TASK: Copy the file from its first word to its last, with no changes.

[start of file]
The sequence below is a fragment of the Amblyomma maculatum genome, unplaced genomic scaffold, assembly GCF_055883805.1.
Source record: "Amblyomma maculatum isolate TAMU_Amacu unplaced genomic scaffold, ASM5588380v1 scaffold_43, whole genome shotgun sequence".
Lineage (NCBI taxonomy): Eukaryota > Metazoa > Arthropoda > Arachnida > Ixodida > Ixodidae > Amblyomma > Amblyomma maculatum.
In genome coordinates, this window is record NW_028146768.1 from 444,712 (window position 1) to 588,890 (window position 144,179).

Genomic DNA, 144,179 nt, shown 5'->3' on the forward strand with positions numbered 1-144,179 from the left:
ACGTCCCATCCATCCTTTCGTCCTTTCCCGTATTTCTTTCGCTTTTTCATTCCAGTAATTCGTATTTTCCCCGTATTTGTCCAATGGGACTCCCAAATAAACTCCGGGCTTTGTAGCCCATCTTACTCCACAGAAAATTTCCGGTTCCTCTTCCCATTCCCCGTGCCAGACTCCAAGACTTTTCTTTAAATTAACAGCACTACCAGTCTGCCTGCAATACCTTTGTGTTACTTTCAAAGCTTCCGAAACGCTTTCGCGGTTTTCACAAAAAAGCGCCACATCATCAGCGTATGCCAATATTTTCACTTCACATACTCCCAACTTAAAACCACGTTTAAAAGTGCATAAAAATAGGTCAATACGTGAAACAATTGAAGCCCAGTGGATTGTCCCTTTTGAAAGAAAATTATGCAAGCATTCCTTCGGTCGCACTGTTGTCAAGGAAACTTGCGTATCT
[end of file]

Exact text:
The sequence below is a fragment of the Amblyomma maculatum genome, unplaced genomic scaffold, assembly GCF_055883805.1.
Source record: "Amblyomma maculatum isolate TAMU_Amacu unplaced genomic scaffold, ASM5588380v1 scaffold_43, whole genome shotgun sequence".
Lineage (NCBI taxonomy): Eukaryota > Metazoa > Arthropoda > Arachnida > Ixodida > Ixodidae > Amblyomma > Amblyomma maculatum.
In genome coordinates, this window is record NW_028146768.1 from 444,712 (window position 1) to 588,890 (window position 144,179).

Genomic DNA, 144,179 nt, shown 5'->3' on the forward strand with positions numbered 1-144,179 from the left:
ACGTCCCATCCATCCTTTCGTCCTTTCCCGTATTTCTTTCGCTTTTTCATTCCAGTAATTCGTATTTTCCCCGTATTTGTCCAATGGGACTCCCAAATAAACTCCGGGCTTTGTAGCCCATCTTACTCCACAGAAAATTTCCGGTTCCTCTTCCCATTCCCCGTGCCAGACTCCAAGACTTTTCTTTAAATTAACAGCACTACCAGTCTGCCTGCAATACCTTTGTGTTACTTTCAAAGCTTCCGAAACGCTTTCGCGGTTTTCACAAAAAAGCGCCACATCATCAGCGTATGCCAATATTTTCACTTCACATACTCCCAACTTAAAACCACGTTTAAAAGTGCATAAAAATAGGTCAATACGTGAAACAATTGAAGCCCAGTGGATTGTCCCTTTTGAAAGAAAATTATGCAAGCATTCCTTCGGTCGCACTGTTGTCAAGGAAACTTGCGTATCT